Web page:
Reading Their WritesBy: Margaret Lisi
Emory Law graduates shine as authors and communicators
To the students, Emory Law’s writing courses can be particularly challenging. However, those courses honed the skills not just of exceptional attorneys but several authors as well.
Over the past decade, quite a few graduates have seen books they’ve written crack Amazon’s online bookshelves or achieve national distribution by publishers. The books are as varied as the graduates themselves; one, a slim 52-page guide on services marketing, is as easy-going as its author. Another, at 245 pages, reflects its author in stories of what laughably can go wrong in the courtroom.
“I’VE ALWAYS SEEN LIFE’S EVENTS in terms of the stories I could later tell,” says Rita Lewis 96l of her book Excuse Me Your Honor…The Masturbating Defendant Just Called Me a Bitch. The book is a collection of unbelievable-but true stories Lewis has collected during her 13 years in criminal court.
“Being a prosecuting attorney in rural Butts County, Georgia, you see a little of everything,” Lewis explains. “I just started collecting all these really off-the-wall stories, and many people urged me to write a book.”
The title, which she had to fight for, came from one of these courtroom experiences. She describes herself as a “thoroughly Southern” woman with a taste for pearls.
“I think many defendants say things to me for shock value,” Lewis says. “Early in my career I had to practice some of the more embarrassing words I had to use in court in the mirror first. But it’s not possible to shock me anymore.” Lewis is working on two books—one about a Georgia murder, the other a second collection of courtroom stories.
JIM DURHAM 83L WANTED TO COLLECT more business when he wrote The Essential Little Book of Great Lawyering. Written in one sitting, Durham says his Emory Law writing experience taught him the value of brevity and clarity. At 52 pages, the book is nevertheless packed with common-sense truths about what takes a lawyer from good to great. The content was gleaned over years of training lawyers and practices how to develop and keep business.
“In 1991, I went to a law firm as its marketing director,” Durham explains. “There, I started consulting with lawyers on how to build their businesses, and many asked for something that captured the concepts we covered during the training. For example, ‘good lawyers return phone calls promptly; great lawyers initiate phone calls.’ I’ve had several attorneys say ‘I read it on a plane and when I touched down, I made a couple of calls.’”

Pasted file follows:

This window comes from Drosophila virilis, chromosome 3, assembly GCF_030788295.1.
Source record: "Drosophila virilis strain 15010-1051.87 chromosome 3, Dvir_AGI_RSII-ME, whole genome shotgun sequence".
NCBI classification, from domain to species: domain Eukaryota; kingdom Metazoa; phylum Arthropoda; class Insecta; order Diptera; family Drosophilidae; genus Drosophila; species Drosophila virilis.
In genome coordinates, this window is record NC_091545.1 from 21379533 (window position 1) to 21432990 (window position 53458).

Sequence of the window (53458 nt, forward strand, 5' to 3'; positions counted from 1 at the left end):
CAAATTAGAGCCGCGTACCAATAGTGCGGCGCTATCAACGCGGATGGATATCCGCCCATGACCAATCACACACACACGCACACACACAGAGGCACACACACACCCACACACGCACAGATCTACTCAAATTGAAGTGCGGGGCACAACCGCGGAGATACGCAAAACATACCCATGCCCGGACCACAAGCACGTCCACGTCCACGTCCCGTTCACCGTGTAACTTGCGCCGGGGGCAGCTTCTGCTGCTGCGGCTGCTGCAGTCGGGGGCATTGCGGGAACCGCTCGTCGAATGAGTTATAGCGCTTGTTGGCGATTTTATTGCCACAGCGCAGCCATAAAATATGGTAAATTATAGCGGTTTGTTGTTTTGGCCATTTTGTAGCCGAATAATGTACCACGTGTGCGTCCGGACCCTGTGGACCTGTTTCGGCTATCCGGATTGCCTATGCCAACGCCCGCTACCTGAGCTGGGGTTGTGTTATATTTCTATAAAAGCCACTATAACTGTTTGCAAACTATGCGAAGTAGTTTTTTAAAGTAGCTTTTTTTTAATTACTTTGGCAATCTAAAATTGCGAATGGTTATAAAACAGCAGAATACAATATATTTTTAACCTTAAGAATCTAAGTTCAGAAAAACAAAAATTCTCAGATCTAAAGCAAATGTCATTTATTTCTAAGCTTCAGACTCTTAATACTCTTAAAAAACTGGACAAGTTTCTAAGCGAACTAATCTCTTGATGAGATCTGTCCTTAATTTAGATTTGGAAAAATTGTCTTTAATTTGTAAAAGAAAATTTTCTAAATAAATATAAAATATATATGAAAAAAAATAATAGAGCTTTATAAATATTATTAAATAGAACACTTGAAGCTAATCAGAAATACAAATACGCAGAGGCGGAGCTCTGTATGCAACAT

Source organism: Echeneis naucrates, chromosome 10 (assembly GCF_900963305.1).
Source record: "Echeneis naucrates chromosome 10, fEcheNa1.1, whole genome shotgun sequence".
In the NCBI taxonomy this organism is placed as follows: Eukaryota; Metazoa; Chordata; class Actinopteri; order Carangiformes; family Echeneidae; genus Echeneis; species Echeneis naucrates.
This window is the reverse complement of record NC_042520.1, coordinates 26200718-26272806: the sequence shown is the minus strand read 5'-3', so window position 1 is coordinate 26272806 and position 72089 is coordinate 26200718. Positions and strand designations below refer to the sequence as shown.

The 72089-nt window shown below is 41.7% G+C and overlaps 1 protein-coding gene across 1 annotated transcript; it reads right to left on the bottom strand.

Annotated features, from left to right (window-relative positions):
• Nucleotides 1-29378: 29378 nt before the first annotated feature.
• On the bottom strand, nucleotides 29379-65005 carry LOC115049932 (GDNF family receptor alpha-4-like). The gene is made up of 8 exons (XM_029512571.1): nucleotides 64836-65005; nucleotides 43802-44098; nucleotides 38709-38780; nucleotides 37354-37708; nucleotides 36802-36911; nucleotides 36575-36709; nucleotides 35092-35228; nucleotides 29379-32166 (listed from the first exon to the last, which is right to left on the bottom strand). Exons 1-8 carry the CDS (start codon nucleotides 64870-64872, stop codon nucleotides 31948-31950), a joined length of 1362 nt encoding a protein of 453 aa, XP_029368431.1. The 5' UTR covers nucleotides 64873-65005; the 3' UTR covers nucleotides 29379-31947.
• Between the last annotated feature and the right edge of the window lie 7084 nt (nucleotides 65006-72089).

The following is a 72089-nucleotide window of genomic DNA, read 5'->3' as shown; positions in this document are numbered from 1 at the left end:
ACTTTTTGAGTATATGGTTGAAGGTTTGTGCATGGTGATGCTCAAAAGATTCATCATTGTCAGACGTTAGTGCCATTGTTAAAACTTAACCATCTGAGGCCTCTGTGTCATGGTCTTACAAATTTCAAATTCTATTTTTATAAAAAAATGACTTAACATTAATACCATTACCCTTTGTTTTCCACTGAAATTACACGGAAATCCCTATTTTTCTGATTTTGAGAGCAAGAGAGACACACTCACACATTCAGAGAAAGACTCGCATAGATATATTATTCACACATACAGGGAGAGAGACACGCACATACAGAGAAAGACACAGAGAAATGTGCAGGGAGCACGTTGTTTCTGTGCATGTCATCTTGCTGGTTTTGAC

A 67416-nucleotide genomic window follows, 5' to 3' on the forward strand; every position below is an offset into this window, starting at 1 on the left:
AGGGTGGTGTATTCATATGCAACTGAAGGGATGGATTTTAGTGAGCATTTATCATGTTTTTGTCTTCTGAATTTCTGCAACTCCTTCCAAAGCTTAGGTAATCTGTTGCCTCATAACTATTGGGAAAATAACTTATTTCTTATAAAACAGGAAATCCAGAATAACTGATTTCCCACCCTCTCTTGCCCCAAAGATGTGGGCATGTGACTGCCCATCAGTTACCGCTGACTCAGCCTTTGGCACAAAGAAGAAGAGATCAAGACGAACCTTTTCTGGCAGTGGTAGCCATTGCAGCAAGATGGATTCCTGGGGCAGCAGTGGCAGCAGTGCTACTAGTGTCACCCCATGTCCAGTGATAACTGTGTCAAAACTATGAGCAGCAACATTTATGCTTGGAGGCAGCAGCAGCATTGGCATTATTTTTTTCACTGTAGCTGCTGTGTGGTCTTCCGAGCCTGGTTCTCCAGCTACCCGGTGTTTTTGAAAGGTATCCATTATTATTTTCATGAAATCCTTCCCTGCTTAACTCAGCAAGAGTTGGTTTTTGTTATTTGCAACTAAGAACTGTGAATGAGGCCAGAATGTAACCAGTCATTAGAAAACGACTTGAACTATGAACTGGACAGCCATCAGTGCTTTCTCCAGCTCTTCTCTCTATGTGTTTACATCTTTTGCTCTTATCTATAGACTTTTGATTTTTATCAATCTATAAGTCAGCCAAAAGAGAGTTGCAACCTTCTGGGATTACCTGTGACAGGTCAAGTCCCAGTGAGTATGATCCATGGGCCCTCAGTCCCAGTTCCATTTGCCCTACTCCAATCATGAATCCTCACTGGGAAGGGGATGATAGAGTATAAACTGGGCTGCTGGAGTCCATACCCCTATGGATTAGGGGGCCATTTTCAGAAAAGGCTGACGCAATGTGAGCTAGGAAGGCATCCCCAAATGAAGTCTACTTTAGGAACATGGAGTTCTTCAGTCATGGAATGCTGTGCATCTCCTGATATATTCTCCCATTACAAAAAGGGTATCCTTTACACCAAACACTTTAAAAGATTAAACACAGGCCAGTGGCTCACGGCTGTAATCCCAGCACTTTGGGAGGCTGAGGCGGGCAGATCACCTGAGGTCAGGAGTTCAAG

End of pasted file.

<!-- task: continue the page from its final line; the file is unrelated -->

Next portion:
“It’s common sense ideas, not theory, that every lawyer can apply in their practice,” Durham continues. “It’s not a marketing book, but if you do the things in this book, business will come regardless of whether you’re a lawyer or other service provider.”
JOEY ASHER 94L BEGAN HIS CAREER as a journalist and credits his experience covering politics and crime contributed to his decision to enter law school. Though he has left practicing law to focus solely on his communications coaching business, Speechworks, Asher said his Emory Law experience still informs his writing and business.
“My books grew out of my experience helping people become better communicators,” Asher says. “My experience at Emory Law trained me in rigorous thinking. Law is about understanding issues, sifting through them and finding solutions. So is writing.”
Asher’s book, How to Win a Pitch: How to Create and Deliver Great New Business Presentations, provides readers with the solutions they need to attract and win business, regardless of their industry.
“As a consultant, you write a book to improve your business,” he says. How to Win a Pitch has been successful at delivering that result. Asher expects to complete his latest book on public speaking soon.
ONE OF THE MOST HARD-HITTING AUTHORS from Emory Law is Cynthia Cooper 76L. A former journalist based in New York City, she writes on issues related to women or social justice. Two of Cooper’s most notable works are The Impeachment of George W. Bush: A Practical Guide for Concerned Citizens, which lays thelegal case for impeachment of the 43rd president, and A Mockery of Justice: The True Story of The Dr. Sam Sheppard Murder Case, a re-examination of one of the 20th century’s most sensational crimes.
Sheppard, convicted of the 1954 murder of his pregnant wife in their Cleveland-area home, served almost a decade in prison for a murder Cooper demonstrated he could not have committed. Her investigation took seven years to write, unearthed suppressed testimony and evidence and resulted in legal proceedings against her by many entities involved in the original trial.
The author of many works of fiction and nonfiction, Cooper agrees Emory Law helped her work.
“My legal training made me a much more rigorous thinker,” she says. “Emory taught me to challenge all assumptions, not skim over something because it’s easier.
To dig into each point and apply wonderful intellect to what, in terms of writing, might be half a sentence. As a journalist, I had the writing skills, but to be able to pierce the law and reflect it back in translation so people can understand it — even lawyers — took the grounding I received at Emory.”
Margaret Lisi is a freelance writer based in Atlanta.
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